Today, this historic mission is a museum in the Alamo Plaza Historic District and a part of the UNESCO San Antonio Missions World Heritage Site. The chapel and barracks are original and fascinating to walk through, although no photos are allowed inside. My favorite part? Davy Crockett’s beaded buckskin vest with onyx buttons.
There’s still lots of Mexican influence in San Antonio, of course. Indeed, it’s home to the largest Mexican market in the US at the historic Market Square (El Mercado). Shops fill the three blocks of the market, selling everything from sombreros to musical instruments.
San Antonio Travel Tip
When you’re finished shopping in Market Square, check out the 24-hour-a-day restaurant, Mi Tierra Café Y Panadería. It serves amazing Tex-Mex food, that unique to Texas cuisine second only to BBQ (in my opinion!) when it comes to eating local. The Cortez family has been operating their Café since 1941, making them a downtown tradition. Even if you only have time for a coffee or a cold cerveza, stop in to take a look at the American Dream murals that pay homage to great US Latinos.
Since San Antonio is one of the oldest US cities established by the Spanish, there’s history everywhere. I really enjoyed exploring historic La Vallita. This former garrison town is now an artisan village on the National Register of Historic Places. Here, you’ll find architectural styles that range from adobe structures, to early Victorian and Texas vernacular limestone buildings.
Plan Your Romantic Weekend Getaway to San Antonio
It’s easy to fly directly to San Antonio or to drive from Dallas or Houston. On our last trip to the Gulf Coast, we found the cheapest flights were into Houston, plus car rentals were much lower than we expected. That made it easy for us to take a great road trip through the beautiful Texas Hill country, including San Antonio.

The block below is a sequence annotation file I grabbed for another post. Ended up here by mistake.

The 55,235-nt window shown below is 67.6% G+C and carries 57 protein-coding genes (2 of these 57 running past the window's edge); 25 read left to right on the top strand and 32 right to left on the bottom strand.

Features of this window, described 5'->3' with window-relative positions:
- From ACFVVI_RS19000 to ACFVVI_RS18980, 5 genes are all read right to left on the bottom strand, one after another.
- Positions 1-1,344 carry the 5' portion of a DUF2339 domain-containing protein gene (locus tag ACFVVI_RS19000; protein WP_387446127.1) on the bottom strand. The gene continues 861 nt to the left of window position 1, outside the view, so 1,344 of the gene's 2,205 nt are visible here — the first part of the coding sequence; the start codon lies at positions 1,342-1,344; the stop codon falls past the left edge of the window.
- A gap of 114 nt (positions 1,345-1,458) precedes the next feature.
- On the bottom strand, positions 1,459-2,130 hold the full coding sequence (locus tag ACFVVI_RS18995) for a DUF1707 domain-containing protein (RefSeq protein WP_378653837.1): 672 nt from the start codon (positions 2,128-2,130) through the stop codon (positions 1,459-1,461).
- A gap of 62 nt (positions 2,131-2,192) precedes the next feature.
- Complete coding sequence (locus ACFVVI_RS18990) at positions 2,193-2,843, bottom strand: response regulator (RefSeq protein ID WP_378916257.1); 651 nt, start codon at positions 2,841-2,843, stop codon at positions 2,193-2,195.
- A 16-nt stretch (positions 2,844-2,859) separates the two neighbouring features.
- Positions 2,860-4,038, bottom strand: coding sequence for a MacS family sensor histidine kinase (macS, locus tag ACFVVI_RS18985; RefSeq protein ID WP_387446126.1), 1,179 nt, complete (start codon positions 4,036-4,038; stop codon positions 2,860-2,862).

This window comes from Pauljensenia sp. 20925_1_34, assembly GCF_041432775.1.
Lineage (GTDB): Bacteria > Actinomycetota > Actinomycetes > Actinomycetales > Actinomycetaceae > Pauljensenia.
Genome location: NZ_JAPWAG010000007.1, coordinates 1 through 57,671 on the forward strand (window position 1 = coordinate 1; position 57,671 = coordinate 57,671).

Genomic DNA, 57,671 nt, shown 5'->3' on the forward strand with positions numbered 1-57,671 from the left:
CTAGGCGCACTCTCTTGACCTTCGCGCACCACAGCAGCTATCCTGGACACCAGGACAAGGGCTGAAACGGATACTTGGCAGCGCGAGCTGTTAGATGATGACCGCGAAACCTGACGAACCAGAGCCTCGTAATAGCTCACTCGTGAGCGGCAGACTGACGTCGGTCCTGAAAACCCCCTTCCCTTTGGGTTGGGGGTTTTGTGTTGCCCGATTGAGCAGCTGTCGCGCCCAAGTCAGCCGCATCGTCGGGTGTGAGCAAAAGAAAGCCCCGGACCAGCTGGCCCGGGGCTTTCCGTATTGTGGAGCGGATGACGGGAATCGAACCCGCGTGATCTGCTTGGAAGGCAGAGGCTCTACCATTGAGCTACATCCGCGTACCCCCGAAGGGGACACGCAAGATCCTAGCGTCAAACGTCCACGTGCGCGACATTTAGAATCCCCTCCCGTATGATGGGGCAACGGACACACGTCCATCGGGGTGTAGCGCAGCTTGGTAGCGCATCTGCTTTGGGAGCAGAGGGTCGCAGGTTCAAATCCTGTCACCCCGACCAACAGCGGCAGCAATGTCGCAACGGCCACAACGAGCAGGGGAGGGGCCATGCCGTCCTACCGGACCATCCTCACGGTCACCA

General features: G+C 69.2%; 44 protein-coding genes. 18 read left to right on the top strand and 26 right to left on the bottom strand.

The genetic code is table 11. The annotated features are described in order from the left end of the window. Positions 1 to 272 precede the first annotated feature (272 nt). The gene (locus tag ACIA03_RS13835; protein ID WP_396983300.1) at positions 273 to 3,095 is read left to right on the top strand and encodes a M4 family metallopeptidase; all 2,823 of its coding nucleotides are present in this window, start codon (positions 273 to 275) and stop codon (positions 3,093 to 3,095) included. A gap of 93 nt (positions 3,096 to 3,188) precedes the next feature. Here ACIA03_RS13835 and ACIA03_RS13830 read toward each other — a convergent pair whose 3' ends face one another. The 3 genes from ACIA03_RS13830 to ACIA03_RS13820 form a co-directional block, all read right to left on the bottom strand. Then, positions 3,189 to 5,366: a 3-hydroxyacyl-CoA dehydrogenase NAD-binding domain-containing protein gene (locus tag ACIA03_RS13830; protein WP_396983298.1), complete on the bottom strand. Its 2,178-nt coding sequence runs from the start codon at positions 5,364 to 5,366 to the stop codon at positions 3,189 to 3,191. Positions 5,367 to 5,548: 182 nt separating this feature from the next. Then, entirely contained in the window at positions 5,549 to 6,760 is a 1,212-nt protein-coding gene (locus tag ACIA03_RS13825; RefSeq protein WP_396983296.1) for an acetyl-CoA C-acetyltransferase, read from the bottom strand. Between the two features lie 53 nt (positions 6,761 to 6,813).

When it comes to places to stay in San Antonio, I loved my nights at the historic Emily Morgan hotel. The best part? Well, incredible views of The Alamo out my window and the hotel history. Originally built and used as a medical arts building, it didn’t become a hotel until 1984. Now, it’s on the National Register of Historic Places.
Even if you choose one of the many other hotel options available, make sure to check out the unique architecture of the Gothic revival style Emily Morgan. They include a copper roof with wood ribs and gargoyles, each portraying a medical ailment!
Or, if you and your significant other want to be right on the romantic River Walk, consider the Hilton Palacio del Rio. It provides a view of either the River Walk or downtown, plus has five onsite restaurants and bars to enjoy on your romantic weekend getaway.
Many of the experiences in this article are from my first visit to San Antonio. It was a FAM press trip hosted by the San Antonio Convention & Visitors Bureau and organized by Geiger & Associates. As always, I retain full editorial control of any articles I write following FAM trips, so the comments are honest reflections of my experience.
Fisher, L.F. (2019). San Antonio River Walk [Paseo del Rio]. Texas State Historical Association. Retrieved from https://tshaonline.org/handbook/online/articles/hps02
San Antonio, TX Flood, Sept 1921. (1921). New York Times newspaper. Retrieved from http://www.gendisasters.com/texas/4426/san-antonio%2C-tx-flood%2C-sept-1921